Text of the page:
As an added bonus, Nvidia’s memory interfaces seem to have finally matured. For the last 4-5 years, memory was a persistent weakness in every Nvidia GPU and a significant competitive disadvantage. Simply put, Nvidia never seemed to be capable of designing high speed I/Os. The GTX 680’s GDDR5 memory has caught up with and exceeded AMD, reaching 6GT/s. While this is only the first 28nm product, it is certainly a positive sign.

The catch is that the Kepler core is a poor fit for compute applications. The excellent efficiency for graphics has undoubtedly come at the cost of general purpose workloads. As our analysis showed, Nvidia’s architects made a conscious choice to quadruple the FLOPs for each core, but only double the bandwidth for shared data. The result is that the older Fermi generation is substantially better suited to general purpose workloads and will continue to be preferred for many applications.

The real question is whether future compute products will actually use the Kepler core. The truth is that Nvidia is not backing away from using GPUs for general purpose workloads, even as it becomes increasingly competitive. AMD’s GCN is an excellent fit in that market and dramatically outperforms any of Nvidia’s offerings. Intel is also expected to release the 22nm Knights Corner at the end of 2012 or early 2013, which will be an excellent option by virtue of inheriting the existing x86 ecosystem. Nvidia has extensively invested in software for compute products (e.g. CUDA), and that should tide the company over temporarily. However, going after general purpose workloads with a graphics optimized design in a highly competitive market is unlikely to succeed. Nvidia’s ecosystem is certainly good, but Intel’s resources and depth of experience is unquestionably greater.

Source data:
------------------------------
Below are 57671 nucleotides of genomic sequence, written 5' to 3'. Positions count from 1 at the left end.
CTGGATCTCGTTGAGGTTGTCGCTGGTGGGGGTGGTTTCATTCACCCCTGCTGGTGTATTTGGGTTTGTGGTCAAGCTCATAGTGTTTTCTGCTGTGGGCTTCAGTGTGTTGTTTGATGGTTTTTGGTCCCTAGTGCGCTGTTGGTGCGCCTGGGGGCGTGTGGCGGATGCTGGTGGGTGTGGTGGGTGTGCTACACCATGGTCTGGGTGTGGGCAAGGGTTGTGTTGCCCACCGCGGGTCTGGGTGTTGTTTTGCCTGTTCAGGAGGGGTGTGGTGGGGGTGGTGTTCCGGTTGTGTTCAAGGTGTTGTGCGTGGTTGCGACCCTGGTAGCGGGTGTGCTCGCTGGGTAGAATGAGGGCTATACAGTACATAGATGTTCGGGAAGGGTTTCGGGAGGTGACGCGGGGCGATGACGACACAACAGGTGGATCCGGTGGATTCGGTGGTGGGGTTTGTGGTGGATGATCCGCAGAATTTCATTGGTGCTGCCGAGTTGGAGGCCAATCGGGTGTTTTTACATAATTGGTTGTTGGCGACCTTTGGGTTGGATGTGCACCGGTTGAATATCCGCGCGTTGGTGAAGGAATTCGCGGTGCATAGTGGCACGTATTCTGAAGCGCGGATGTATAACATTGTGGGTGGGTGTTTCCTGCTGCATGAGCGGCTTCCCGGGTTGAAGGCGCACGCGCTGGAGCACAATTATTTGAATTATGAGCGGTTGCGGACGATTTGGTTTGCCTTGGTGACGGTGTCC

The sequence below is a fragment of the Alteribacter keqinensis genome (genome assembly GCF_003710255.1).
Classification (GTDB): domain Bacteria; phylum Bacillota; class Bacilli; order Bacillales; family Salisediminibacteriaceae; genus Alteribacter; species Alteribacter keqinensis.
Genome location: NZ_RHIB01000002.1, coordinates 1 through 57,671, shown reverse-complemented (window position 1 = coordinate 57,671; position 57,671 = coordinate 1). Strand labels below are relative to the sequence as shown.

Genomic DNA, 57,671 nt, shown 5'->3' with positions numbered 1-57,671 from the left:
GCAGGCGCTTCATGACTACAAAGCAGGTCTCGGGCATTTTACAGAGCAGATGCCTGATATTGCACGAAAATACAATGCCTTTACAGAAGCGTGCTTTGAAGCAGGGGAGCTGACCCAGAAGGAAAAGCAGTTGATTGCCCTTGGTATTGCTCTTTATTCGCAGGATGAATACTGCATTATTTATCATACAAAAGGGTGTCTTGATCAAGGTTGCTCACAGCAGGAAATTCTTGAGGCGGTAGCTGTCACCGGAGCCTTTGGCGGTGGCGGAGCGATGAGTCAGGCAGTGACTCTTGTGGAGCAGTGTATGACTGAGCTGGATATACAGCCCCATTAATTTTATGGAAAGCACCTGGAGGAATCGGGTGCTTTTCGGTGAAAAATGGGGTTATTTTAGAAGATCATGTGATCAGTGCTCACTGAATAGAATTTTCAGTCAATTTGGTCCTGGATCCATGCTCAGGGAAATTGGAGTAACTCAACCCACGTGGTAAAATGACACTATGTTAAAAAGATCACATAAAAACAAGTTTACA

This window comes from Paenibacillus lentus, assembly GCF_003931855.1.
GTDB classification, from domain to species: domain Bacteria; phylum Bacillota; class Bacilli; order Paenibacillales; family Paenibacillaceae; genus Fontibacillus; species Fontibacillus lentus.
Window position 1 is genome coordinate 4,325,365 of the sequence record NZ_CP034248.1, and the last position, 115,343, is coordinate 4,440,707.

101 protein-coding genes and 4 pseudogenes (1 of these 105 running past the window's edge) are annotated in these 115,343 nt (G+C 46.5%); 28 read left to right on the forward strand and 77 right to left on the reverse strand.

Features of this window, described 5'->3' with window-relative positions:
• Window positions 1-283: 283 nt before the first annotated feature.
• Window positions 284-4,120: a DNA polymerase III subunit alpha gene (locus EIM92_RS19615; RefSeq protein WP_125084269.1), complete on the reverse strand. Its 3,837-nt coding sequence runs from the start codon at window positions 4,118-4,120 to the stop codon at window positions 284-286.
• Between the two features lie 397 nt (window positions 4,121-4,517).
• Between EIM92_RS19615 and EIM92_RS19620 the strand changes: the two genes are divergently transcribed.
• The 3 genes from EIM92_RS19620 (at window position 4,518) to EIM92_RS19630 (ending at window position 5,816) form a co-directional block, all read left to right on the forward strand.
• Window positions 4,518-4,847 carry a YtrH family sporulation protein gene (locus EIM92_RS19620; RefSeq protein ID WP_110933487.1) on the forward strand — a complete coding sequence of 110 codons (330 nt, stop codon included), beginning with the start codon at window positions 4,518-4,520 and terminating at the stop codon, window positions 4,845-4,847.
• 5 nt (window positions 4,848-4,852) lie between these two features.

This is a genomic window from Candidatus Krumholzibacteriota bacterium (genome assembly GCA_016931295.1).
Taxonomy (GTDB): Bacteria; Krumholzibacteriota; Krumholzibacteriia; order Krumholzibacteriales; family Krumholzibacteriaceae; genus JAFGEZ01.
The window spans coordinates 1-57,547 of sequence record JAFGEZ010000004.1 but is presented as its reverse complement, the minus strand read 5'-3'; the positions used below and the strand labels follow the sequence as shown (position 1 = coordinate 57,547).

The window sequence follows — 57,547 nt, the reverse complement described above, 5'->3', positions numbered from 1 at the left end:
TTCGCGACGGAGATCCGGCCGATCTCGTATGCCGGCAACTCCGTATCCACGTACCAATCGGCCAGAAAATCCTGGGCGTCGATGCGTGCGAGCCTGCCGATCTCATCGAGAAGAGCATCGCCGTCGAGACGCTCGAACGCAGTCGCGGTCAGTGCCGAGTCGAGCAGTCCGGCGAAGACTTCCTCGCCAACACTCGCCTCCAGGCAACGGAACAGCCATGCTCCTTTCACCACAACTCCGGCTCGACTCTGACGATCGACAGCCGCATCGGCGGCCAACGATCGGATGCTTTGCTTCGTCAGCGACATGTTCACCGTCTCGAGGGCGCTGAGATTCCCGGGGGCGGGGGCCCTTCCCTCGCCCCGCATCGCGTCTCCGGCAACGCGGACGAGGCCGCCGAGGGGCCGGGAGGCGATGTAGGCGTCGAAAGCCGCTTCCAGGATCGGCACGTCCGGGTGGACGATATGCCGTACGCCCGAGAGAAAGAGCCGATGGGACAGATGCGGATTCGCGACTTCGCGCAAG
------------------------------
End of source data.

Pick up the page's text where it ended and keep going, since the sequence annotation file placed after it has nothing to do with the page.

Given this situation, it seems highly likely that Nvidia’s upcoming compute products will use a core that is tuned for general purpose workloads. It will be a derivative of Kepler, to re-use as much of the engineering effort as possible, but with several significant changes.

The first is floating point performance, the GK104 cores are 24× slower for double precision, compared to single precision. This is fine for graphics since double precision is really just there for compatibility. However, Fermi was half speed and Nvidia needs at least 1TFLOP/s for a competitive product. Second, the cores need to be rebalanced to achieve a better balance of B/FLOP through shared memory and the data caches. The easiest approach is probably cutting the number of execution units per core in half, and scaling up the core count. It is possible that Nvidia will have more scheduling hardware, to avoid relying on the compiler, but that seems like a rather large investment with an unclear return. Last, the register files, caches, shared memory and DRAM need error protection in the form of ECC.

In summary, Kepler and the GK104 represent a tremendous milestone for Nvidia. It eliminates the efficiency flaws that were found in previous generations, demonstrates good memory bandwidth, the start of a DVFS strategy and robust execution at 28nm. The graphics performance is excellent, with no compromises, and attractive power and area efficiency. This success stems from tuning the Kepler core and GK104 almost exclusively for graphics. Going forward, it appears that Nvidia’s strategy will rely on two divergent designs; one specialized for graphics and the other for compute workloads. In the next few months, it should become apparent how this will play out, but for now the graphics side looks good.